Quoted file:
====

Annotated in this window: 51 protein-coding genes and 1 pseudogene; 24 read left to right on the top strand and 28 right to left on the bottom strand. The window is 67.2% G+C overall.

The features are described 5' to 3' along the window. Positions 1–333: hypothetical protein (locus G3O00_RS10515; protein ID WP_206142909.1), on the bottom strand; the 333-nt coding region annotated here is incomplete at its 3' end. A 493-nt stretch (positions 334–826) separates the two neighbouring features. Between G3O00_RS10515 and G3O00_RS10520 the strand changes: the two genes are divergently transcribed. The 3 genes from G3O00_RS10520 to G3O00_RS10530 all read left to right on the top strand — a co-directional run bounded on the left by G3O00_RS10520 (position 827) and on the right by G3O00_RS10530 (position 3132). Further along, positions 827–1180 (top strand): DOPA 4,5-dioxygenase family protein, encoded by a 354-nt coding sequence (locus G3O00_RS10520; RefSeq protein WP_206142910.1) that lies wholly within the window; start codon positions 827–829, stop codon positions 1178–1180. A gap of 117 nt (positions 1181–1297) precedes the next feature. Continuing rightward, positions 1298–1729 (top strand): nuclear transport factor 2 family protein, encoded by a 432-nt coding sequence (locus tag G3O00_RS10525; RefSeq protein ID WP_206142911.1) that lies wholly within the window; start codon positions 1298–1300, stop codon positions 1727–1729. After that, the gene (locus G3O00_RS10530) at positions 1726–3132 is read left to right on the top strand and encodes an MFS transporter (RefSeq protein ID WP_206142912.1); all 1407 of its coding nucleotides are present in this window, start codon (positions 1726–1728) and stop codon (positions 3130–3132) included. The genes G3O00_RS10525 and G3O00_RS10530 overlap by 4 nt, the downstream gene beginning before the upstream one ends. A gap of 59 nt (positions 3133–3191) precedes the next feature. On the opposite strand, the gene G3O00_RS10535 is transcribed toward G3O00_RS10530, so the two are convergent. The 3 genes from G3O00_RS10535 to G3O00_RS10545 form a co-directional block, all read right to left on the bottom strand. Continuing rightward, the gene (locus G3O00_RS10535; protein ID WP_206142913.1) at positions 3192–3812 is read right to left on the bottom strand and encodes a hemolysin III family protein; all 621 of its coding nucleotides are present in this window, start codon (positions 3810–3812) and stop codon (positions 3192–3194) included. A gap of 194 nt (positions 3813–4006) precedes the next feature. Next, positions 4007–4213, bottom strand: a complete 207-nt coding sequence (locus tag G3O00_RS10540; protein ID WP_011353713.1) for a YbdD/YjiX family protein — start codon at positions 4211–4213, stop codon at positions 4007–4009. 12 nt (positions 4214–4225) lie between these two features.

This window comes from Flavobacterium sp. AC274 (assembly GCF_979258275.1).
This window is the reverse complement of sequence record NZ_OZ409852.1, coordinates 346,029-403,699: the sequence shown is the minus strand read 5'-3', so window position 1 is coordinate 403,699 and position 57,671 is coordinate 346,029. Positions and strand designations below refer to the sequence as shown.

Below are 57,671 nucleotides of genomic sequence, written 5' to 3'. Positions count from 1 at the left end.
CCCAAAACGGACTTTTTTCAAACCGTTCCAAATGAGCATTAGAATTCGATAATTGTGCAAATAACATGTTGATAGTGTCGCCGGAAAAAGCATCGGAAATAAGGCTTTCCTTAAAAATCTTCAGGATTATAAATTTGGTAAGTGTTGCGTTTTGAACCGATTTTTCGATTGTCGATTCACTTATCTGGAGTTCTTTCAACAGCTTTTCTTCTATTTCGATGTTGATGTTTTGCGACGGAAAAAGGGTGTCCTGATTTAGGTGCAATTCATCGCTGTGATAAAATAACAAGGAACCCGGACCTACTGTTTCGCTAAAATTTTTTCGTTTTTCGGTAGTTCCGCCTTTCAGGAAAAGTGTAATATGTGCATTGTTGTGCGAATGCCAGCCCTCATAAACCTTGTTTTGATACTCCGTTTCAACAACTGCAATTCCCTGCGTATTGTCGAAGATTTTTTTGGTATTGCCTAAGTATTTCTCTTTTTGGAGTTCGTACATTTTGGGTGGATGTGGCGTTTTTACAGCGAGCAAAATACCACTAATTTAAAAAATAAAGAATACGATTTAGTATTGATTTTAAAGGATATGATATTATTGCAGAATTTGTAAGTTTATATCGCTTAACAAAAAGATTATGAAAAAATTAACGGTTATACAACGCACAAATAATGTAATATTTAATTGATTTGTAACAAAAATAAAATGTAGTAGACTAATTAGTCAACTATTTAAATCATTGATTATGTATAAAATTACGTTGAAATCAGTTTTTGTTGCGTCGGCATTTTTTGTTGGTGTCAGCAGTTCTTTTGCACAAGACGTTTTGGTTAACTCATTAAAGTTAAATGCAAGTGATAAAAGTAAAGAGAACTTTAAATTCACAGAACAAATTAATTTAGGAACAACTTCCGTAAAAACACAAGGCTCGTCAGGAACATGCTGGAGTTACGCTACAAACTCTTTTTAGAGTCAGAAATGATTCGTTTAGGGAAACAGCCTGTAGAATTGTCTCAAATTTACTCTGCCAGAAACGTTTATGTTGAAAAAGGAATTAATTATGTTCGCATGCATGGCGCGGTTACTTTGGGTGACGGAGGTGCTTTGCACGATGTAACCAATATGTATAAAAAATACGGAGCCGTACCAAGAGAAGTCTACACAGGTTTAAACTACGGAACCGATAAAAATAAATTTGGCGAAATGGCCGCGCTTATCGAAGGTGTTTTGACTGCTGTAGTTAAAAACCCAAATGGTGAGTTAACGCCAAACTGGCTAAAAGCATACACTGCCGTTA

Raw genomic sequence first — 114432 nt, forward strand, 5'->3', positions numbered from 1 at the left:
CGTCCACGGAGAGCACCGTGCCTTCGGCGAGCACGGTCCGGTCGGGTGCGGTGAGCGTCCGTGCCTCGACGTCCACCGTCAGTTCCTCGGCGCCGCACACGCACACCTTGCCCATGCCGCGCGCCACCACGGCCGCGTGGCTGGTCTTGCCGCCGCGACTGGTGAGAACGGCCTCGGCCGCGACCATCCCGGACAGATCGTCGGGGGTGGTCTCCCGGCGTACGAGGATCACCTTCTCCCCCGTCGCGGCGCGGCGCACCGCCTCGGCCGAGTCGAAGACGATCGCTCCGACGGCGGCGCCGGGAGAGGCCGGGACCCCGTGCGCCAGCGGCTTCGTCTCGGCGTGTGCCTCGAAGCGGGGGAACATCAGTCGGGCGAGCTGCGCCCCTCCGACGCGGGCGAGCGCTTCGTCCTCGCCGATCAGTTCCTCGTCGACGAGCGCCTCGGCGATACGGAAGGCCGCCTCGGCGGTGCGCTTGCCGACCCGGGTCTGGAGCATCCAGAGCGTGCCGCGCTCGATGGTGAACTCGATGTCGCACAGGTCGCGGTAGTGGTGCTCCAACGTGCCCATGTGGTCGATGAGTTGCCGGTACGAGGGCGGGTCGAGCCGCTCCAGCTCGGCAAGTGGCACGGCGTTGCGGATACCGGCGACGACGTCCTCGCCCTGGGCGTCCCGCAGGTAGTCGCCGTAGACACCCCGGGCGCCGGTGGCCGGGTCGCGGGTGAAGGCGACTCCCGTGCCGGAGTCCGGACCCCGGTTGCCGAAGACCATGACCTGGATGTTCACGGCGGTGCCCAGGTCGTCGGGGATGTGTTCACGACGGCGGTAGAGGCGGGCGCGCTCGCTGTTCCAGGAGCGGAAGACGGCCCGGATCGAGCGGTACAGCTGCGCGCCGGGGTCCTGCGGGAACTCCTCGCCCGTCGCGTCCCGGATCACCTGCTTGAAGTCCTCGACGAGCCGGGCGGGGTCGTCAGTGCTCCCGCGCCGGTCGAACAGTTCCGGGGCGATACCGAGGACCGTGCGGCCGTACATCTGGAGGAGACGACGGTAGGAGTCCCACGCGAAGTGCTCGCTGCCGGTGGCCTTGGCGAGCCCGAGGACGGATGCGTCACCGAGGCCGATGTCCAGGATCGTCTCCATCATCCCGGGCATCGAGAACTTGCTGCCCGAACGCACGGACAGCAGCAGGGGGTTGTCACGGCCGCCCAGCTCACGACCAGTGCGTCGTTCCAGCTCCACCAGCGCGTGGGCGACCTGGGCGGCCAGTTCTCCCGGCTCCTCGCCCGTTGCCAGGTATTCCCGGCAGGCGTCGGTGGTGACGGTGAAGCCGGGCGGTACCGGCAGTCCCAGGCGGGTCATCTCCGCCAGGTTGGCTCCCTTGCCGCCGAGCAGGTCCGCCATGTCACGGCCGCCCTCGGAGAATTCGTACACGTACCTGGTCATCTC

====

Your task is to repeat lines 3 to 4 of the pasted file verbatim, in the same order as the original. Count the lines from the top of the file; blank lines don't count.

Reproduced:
This window comes from Flavobacterium sp. AC274 (assembly GCF_979258275.1).
This window is the reverse complement of sequence record NZ_OZ409852.1, coordinates 346,029-403,699: the sequence shown is the minus strand read 5'-3', so window position 1 is coordinate 403,699 and position 57,671 is coordinate 346,029. Positions and strand designations below refer to the sequence as shown.